2004 Denver Annual Meeting (November 7–10, 2004)

Paper No. 1
Presentation Time: 8:05 AM


HANNIGAN, Robyn, Arkansas State Univ, State Unviersity, AR 72467, hannigan@mail.astate.edu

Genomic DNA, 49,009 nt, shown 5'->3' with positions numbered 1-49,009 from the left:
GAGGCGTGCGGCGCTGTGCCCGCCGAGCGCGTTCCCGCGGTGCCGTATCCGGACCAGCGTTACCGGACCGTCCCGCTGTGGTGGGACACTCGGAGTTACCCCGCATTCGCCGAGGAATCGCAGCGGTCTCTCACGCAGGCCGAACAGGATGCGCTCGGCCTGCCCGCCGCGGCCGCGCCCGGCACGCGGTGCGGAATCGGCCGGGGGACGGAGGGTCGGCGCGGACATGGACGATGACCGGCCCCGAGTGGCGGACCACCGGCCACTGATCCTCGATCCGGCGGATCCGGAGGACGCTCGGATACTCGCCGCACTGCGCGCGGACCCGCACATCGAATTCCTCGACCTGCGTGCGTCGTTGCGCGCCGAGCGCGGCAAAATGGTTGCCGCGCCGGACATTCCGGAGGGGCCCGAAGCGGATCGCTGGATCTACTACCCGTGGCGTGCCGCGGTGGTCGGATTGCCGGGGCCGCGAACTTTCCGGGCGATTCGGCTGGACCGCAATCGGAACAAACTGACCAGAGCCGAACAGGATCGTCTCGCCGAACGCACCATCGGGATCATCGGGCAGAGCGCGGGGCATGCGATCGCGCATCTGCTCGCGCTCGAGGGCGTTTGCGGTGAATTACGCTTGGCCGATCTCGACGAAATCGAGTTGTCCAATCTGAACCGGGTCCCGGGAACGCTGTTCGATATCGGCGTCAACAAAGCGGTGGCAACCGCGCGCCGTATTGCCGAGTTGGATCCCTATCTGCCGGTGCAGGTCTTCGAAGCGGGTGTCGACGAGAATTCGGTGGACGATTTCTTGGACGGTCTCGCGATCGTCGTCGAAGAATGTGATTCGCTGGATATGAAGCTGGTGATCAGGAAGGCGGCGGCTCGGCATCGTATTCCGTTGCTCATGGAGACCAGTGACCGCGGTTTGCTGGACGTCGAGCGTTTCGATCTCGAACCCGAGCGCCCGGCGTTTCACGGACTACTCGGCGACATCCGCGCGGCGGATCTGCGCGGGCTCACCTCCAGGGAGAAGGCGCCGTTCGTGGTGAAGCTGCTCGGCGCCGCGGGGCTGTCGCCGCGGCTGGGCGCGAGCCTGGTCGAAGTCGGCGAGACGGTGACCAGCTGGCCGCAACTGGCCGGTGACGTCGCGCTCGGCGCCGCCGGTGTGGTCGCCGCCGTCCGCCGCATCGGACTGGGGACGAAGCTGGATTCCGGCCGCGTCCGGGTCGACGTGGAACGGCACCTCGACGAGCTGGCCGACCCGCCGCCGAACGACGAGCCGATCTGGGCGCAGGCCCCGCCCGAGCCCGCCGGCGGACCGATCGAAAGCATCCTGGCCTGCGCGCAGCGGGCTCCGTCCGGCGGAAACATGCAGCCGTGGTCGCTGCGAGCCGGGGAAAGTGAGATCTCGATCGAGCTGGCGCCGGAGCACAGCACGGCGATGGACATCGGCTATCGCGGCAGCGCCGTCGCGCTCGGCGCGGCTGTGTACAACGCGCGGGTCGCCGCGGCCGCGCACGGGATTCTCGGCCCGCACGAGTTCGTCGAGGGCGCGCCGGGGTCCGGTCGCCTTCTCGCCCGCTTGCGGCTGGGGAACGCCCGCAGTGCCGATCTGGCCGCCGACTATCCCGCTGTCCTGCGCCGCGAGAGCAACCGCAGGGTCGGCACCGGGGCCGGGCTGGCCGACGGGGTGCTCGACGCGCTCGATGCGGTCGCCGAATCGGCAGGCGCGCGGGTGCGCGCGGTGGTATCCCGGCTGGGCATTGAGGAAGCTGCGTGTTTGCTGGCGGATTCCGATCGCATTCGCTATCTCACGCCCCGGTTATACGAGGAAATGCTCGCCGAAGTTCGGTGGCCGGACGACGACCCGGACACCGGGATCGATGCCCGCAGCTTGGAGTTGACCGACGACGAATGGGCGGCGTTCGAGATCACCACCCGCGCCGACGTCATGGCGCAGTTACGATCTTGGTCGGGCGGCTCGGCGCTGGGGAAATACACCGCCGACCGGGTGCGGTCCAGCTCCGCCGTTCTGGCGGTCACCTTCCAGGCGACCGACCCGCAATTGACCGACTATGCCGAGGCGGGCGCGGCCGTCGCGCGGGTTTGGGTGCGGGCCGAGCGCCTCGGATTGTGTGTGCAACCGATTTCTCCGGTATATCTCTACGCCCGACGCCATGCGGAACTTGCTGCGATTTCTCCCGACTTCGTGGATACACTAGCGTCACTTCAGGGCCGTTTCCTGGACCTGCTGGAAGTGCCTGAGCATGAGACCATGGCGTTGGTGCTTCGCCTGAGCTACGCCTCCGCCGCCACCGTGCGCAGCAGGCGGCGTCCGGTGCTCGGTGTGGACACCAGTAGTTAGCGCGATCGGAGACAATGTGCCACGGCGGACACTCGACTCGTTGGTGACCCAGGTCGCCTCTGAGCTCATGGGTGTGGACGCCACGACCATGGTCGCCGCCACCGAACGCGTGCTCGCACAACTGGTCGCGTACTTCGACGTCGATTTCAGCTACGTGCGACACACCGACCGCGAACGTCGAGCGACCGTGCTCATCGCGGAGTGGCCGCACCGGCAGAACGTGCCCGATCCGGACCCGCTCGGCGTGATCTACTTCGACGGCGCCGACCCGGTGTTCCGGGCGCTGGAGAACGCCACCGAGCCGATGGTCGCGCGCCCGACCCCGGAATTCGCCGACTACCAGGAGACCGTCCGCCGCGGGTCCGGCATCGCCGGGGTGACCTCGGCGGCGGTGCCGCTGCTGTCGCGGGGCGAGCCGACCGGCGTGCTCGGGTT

It can be said that biogeochemistry became subdiscipline of geology when Vernadsky coined the term “biogeochemistry” in 1926, expanding the role of the biosphere in the study of geochemistry. Then the purpose was to integrate biology with the study of crop science, to solve important questions related to plant growth. Soon thereafter the field of biogeochemistry matured into a discipline dominated by oceanographers exploring the cycling of nutrients, metals, etc. through the Earth systems with the primary focus on large scale cycling and the oceans as the dominant source and sink. Isn’t it interesting that what began as a field focused on the study of fluxes in the terrestrial Earth systems quickly became a perceived discipline of oceanography? What goes around does indeed come around. New advances in analytical techniques and new multidisciplinary approaches to environmental science combined with the need to better understand the cycling of pollutants and toxicants in terrestrial environments has led to significant advances in our understanding of the Earth systems and biogeochemical processes controlling the fluxes metals, nutrients, etc. This special session on Environmental Biogeochemistry will include the presentation of cutting-edge research centered on the multidisciplinary study of biogeochemical cycles in terrestrial environments.